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Frequently Asked Questions

Here is a list of our Frequently Asked Questions divided into 5 categories: General, Graduation, Graduate School, Transferring, and Our Psychology Department. A full list of these questions is also available in .pdf format. If you have a question that is not on the list, please email the psychology advisor.

  1. General
  2. Graduation
  3. Graduate School
  4. Transferring
  5. Our Psychology Department

22. What is academic advisement, and how does it work in the Department of Psychology?

Academic advining is based on the student-advisor mutual relationship, focusing on the personal and academic goals of the student and how those goals can be achieved. Based on the strengths and abilities of the student, the advisor aides in helping the student understand the steps required for the successful completing of his/her degree. It is up to the indvidual student to seek out assistance in this regard, which will ultimately determine his/her academic success.

Student Responsibilities:

  • Prepare for advising appointments: note any questions or concerns and bring necessary materials
  • Develop resourcefulness: use additional resources for guidance on academic and career matters
  • Take self-ownership of education: make fully informed choices and take responsibility for decisions

Advisor Responsibilities:

  • Assist student in determinig life goals, career options, and higher educational aspirations
  • Listen to academic concerns and needs of the student
  • Refer students to appropriate resources for guidance on academic and career matters

23. What is a "colloquium?"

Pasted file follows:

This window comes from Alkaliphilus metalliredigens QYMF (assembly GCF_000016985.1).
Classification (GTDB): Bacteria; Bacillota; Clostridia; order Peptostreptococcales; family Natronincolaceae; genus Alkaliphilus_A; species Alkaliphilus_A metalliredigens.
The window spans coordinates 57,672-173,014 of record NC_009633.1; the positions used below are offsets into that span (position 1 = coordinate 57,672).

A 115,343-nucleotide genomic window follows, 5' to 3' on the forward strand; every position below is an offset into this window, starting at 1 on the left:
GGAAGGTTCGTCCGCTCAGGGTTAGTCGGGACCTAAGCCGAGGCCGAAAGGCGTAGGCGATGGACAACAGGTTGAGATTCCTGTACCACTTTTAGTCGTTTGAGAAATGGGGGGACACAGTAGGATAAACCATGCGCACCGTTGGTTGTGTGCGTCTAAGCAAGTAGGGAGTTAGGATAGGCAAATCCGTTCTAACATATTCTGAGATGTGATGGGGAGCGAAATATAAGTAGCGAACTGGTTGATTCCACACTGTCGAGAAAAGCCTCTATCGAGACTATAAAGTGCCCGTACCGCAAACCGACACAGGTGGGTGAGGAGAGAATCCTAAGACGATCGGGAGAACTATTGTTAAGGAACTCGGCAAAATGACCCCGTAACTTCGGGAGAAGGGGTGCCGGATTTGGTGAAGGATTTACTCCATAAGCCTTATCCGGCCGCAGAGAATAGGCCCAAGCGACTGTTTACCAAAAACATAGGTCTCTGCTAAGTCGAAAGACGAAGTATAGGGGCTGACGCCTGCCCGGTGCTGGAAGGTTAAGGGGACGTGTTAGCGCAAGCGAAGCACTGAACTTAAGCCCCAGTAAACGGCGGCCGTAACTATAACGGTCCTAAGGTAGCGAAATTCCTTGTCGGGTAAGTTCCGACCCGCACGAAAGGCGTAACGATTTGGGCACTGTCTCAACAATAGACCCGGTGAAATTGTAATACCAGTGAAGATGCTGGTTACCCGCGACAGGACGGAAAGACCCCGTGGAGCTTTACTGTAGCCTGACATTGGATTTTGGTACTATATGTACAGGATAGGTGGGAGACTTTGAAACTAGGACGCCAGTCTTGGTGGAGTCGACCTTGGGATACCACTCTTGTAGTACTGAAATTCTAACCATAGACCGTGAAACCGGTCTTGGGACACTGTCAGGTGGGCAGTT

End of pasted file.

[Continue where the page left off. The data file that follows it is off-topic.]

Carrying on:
A colloquium (plural = "colloquia") is typically a presentation of research, with a question and answer period at the end. Colloquia are excellent opportunities to learn about research in psychology and interact with students and professionals also interested in the field. It's a lot like going to a lecture. You sit and listen to someone give a presentation about some current research he or she is doing. You'll hear how the project was set up, what the results were, and the speaker's interpretation of those results. Then the people in the audience can ask questions, offer criticisms, etc. and the presenter will respond. Colloquia usually last about 1.5 to 2 hours (you can always slip out early if you have to).

A nice thing about attending these presentations is that you gain exposure to the various types of research within Psychology, and with this information, you can begin to form your own opinion about what's good and bad research, and about what you're interested in. It'll basically give you a head start in developing your own thoughts about Psychology. Finally, these colloquia come up pretty often; sometimes we'll go for several weeks having one every Friday. The people that speak are "brought in" as guests to UNR usually by one of the graduate programs (Clinical Psychology, Experimental Psychology, or Behavior Analysis), and so their presentation will usually come from the same general perspective that program. Different people are interested in different things (especially within Psychology, which is extremely divided as a discipline), so if you go to a few colloquia you are likely to experience widely varying kinds of ideas. If your email address is included on the Psychology advisor's list, you will receive notice whenever a colloquium is being held. If you would like to be included on this list, just email the advisor.

24. How do the "direct learning" courses work?